How to Use HTTP Methods beyond GET and POST in Routes

The HTTP method of a request is one of the requirements that can be checked when seeing if it matches a route. This is introduced in the routing chapter of the book “Routing” with examples using GET and POST. You can also use other HTTP verbs in this way. For example, if you have a blog post entry then you could use the same URL path to show it, make changes to it and delete it by matching on GET, PUT and DELETE.

  • YAML
        path:     /blog/{slug}
        defaults: { _controller: AppBundle:Blog:show }
        methods:  [GET]
        path:     /blog/{slug}
        defaults: { _controller: AppBundle:Blog:update }
        methods:  [PUT]
        path:     /blog/{slug}
        defaults: { _controller: AppBundle:Blog:delete }
        methods:  [DELETE]
  • XML
    <?xml version="1.0" encoding="UTF-8" ?>
    <routes xmlns=""
        <route id="blog_show" path="/blog/{slug}" methods="GET">
            <default key="_controller">AppBundle:Blog:show</default>
        <route id="blog_update" path="/blog/{slug}" methods="PUT">
            <default key="_controller">AppBundle:Blog:update</default>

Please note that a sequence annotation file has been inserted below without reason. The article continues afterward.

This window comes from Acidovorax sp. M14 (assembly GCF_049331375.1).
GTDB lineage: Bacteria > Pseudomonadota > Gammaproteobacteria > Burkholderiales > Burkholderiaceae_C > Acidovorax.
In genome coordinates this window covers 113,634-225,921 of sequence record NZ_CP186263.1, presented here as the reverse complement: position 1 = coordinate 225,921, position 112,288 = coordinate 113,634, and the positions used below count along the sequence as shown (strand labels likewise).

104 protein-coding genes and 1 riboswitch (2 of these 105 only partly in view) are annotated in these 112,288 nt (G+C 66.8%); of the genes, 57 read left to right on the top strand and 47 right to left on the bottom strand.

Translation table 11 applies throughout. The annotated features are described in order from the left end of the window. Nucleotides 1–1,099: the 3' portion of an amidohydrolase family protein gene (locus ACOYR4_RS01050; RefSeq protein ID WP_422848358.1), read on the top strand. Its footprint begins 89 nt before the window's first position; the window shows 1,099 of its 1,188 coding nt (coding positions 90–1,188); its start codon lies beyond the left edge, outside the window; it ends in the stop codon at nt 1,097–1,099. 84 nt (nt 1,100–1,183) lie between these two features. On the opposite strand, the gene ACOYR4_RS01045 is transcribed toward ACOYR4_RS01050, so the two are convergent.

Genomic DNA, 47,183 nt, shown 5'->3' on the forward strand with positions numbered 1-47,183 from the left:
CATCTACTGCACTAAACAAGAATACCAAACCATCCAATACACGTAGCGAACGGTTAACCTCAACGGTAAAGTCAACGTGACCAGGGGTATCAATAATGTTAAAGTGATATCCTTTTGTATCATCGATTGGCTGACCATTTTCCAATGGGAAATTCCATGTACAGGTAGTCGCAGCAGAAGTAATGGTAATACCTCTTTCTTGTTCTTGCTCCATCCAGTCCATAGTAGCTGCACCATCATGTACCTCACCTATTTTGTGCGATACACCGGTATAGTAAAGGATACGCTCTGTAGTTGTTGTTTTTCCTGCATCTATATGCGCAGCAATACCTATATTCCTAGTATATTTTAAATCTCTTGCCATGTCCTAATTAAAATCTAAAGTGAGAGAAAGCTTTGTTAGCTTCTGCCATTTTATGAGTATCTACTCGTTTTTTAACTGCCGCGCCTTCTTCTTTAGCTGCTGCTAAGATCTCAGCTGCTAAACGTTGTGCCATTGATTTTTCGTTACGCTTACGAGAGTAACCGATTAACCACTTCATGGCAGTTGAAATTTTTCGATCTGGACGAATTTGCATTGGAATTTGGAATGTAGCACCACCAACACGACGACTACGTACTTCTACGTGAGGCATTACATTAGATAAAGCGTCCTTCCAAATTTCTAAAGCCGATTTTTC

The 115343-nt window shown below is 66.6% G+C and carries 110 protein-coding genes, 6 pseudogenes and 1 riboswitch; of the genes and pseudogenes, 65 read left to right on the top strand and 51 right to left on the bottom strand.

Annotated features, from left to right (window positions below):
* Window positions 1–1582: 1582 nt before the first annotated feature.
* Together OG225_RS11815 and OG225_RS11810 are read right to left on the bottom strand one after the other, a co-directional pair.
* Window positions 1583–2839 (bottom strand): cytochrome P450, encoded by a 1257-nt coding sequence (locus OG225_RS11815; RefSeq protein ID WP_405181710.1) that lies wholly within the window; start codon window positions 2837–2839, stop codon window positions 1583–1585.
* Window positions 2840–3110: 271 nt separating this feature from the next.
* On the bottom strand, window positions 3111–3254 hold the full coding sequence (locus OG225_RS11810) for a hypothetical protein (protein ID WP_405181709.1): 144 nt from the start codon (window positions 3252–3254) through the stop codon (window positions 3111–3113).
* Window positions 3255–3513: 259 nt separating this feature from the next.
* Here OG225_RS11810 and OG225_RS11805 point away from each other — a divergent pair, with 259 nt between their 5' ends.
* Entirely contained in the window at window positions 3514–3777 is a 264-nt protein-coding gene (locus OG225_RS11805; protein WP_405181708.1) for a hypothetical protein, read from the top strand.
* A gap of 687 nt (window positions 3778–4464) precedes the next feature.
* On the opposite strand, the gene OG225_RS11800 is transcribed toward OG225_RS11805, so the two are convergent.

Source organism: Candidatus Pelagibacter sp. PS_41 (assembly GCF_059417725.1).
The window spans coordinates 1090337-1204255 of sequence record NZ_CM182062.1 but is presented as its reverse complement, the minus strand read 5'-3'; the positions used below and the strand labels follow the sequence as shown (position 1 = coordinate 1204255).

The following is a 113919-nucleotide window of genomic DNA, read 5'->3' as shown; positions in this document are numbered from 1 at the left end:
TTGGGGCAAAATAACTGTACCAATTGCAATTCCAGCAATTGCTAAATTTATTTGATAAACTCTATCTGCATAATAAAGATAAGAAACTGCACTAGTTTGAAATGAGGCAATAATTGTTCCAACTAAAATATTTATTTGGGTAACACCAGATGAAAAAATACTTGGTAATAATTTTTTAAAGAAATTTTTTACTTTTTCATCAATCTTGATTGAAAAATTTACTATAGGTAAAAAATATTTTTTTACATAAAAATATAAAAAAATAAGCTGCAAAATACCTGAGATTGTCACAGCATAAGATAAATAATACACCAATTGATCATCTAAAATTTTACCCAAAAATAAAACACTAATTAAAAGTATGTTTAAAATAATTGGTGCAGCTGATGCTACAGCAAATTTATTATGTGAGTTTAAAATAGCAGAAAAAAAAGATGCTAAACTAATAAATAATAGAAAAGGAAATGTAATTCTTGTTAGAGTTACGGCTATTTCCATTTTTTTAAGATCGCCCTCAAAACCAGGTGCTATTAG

<route id="blog_delete" path="/blog/{slug}" methods="DELETE">
            <default key="_controller">AppBundle:Blog:delete</default>
  • PHP
    use Symfony\Component\Routing\RouteCollection;
    use Symfony\Component\Routing\Route;
    $collection = new RouteCollection();
    $collection->add('blog_show', new Route('/blog/{slug}', array(
        '_controller' => 'AppBundle:Blog:show',
    ), array(), array(), '', array(), array('GET')));
    $collection->add('blog_update', new Route('/blog/{slug}', array(
        '_controller' => 'AppBundle:Blog:update',
    ), array(), array(), '', array(), array('PUT')));
    $collection->add('blog_delete', new Route('/blog/{slug}', array(
        '_controller' => 'AppBundle:Blog:delete',
    ), array(), array(), '', array('DELETE')));
    return $collection;

Faking the Method with _method


The _method functionality shown here is disabled by default in Symfony 2.2 and enabled by default in Symfony 2.3. To control it in Symfony 2.2, you must call Request::enableHttpMethodParameterOverride before you handle the request (e.g. in your front controller). In Symfony 2.3, use the http_method_override option.

Unfortunately, life isn’t quite this simple, since most browsers do not support sending PUT and DELETE requests. Fortunately, Symfony provides you with a simple way of working around this limitation. By including a _method parameter in the query string or parameters of an HTTP request, Symfony will use this as the method when matching routes. Forms automatically include a hidden field for this parameter if their submission method is not GET or POST. See the related chapter in the forms documentation for more information.